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West Words

Tales of Heartbreak and Yearning in Less-Than-Rosy World


"Pasadena is where California's real history is," declares one of the characters in the title story of "The Rose City" by David Ebershoff (Viking, $23.95, 224 pages), "where its real class is."

Both the remark and the title of the book are strictly ironic--Pasadena is hardly a rosy place for the men and boys whose lives are examined in achingly intimate detail in several of the seven short stories collected here. Behind the broad lawns of Pasadena, to borrow a phrase from Hemingway, are some very narrow minds.

"Their neighbors were all in the Junior League," muses one of the gay lovers in "The Rose City." "Not a Junior Leaguer in the world ... could deliver a banana bread to the new ... neighbors without thinking at least once of attaching a card that read: 'Please leave."'

Ebershoff (author of "The Danish Girl") is deft at excavating and deciphering the hidden meanings in what appear to be ordinary families and friendships. The 10-year-old boy who is depicted in "The Dress," for example, appears to have a chummy relationship with his father. "Reggie, you're forgetting we're co-pilots," Dad tells his son. "If something's eating at you, then tell me." When a moment of private sexual experimentation goes terribly, if comically, wrong, however, the boy is forced to summon his father to the rescue, thus revealing to himself as well as his doting father the fact that he is "not a boy" but a "girl-boy." Says the father: "We'll just have to forget about this"--but they both realize that the shattering incident will be neither forgotten nor forgiven.

Ebershoff, born and raised in Pasadena, is a transplanted New Yorker. Now he is director of the Modern Library, one of the truly great and enduring enterprises in American publishing.

He conjures up a vision of his hometown that is capable of surprising even a native Angeleno--Mt. Wilson, Old Town and the Arroyo Seco are familiar landmarks, of course, but nothing that we already know about quaint old Pasadena quite prepares us for what happens in the steam room of the Pasadena Athletic Club in the story "Regime."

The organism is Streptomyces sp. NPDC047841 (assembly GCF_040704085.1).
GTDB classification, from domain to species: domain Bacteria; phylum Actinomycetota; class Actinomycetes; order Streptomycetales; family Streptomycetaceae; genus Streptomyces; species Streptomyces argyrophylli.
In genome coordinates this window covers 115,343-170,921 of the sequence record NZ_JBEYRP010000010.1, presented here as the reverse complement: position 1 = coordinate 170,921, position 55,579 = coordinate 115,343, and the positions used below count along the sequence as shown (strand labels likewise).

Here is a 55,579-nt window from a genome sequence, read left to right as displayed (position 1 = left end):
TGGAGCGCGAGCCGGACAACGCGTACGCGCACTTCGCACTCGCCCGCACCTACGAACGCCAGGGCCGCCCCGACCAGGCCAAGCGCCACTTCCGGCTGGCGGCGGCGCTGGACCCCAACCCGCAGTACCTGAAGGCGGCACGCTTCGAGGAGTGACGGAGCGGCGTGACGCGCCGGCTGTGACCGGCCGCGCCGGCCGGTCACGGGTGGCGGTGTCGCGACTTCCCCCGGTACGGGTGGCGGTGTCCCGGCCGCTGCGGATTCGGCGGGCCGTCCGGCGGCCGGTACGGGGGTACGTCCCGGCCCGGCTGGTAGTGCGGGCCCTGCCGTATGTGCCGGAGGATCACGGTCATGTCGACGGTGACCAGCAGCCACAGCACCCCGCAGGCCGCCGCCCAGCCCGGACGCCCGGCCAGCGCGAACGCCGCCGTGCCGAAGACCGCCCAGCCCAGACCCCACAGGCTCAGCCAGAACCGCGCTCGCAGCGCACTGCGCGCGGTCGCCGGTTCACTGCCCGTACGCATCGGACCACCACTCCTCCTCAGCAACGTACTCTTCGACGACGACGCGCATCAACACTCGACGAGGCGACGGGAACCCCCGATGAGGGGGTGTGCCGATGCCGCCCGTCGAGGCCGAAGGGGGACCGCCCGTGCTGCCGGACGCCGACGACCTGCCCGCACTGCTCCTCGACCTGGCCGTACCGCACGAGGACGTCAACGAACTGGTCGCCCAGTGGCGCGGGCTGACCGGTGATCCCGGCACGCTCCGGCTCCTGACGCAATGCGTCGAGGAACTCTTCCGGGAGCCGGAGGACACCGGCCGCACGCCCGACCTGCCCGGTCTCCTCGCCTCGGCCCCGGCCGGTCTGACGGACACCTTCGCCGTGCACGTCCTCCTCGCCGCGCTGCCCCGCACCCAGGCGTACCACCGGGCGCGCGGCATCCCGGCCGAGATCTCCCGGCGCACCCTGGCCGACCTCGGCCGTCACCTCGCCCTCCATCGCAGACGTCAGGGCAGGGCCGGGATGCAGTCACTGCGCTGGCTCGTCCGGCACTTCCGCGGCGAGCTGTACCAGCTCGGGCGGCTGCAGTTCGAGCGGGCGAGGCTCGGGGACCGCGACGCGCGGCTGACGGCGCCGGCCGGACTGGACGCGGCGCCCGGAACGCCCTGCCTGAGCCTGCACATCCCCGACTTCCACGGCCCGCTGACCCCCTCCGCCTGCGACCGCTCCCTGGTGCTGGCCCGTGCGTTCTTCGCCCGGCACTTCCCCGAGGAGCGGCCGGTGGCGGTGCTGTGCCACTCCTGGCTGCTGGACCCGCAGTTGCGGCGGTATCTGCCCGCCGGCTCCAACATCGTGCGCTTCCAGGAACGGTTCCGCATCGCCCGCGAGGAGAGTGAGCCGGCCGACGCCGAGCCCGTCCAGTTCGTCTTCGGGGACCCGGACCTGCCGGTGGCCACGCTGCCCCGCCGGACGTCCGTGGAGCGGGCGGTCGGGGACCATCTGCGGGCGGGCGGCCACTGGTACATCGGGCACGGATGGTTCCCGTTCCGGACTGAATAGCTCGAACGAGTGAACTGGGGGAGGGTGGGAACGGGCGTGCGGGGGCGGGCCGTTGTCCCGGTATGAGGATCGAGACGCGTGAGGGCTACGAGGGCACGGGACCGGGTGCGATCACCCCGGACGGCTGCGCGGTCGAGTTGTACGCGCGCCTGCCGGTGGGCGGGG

What links the seven stories in "The Rose City" is not always locale, however, but rather the yearning that drives the characters to seek some form of intimacy with their friends and family, with the objects of their sexual desire and with each other. Only rarely do they connect. Rather, Ebershoff manages to show us--with cool, elegant and graceful prose--the heartbreaking ways in which men and women tantalize, torment and ultimately disappoint each other.

A woman of my acquaintance once told me how she "came out" as a lesbian to her parents in her hometown of Toronto--and, the very next day, she left for Los Angeles. More than Castro Street in San Francisco or Christopher Street in New York, it was L.A. that symbolized the freedom to wholly reinvent oneself that has always given Southern California its powerful allure. "More than any other city," writes Moira Rachel Kenney in "Mapping Gay L.A.: The Intersection of Place and Politics" (Temple University Press, $19.95, 232 pages), "Los Angeles is seen as an alternative to the rest of the country."

Kenney points out that the gay and lesbian community of Southern California is something unique. West Hollywood is sometimes seen as a kind of self-invented gay and lesbian ghetto--"enclave" is the word Kenney uses--but she points out that gay communities in Southern California "exist at all scales and levels of visibility," from Silver Lake to Laguna Beach to Palm Springs as well as otherwise unremarkable suburban pockets of Long Beach and the San Fernando Valley.

As research director of the Institute of Urban and Regional Development at UC Berkeley, Kenney is a working scholar. But she brings insight, compassion and a certain lyricism to her scholarship. Thus, for example, she sets out to "map" the gay and lesbian neighborhoods of Los Angeles with the discipline and precision of a social scientist--"the specific ways individuals navigate their urban environment"--and yet, at the same time, "mapping" becomes her own metaphor for how men and women live their lives in the most intimate sense.

"Gays and lesbians," she explains, "live in cities they have mapped for their own purposes: neighborhoods discreetly appropriated in forgotten zones, street corners where kisses can be exchanged proudly, and community centers to provide safe space for coming-out or mobilizing activists." "Place claiming" is the term that Kenney uses to define, measure and map gay activism, here and elsewhere around the country. A public demonstration by militants such as ACT UP or Queer Nation, or a political campaign in support of an openly gay candidate, represent one highly visible form of place-claiming.

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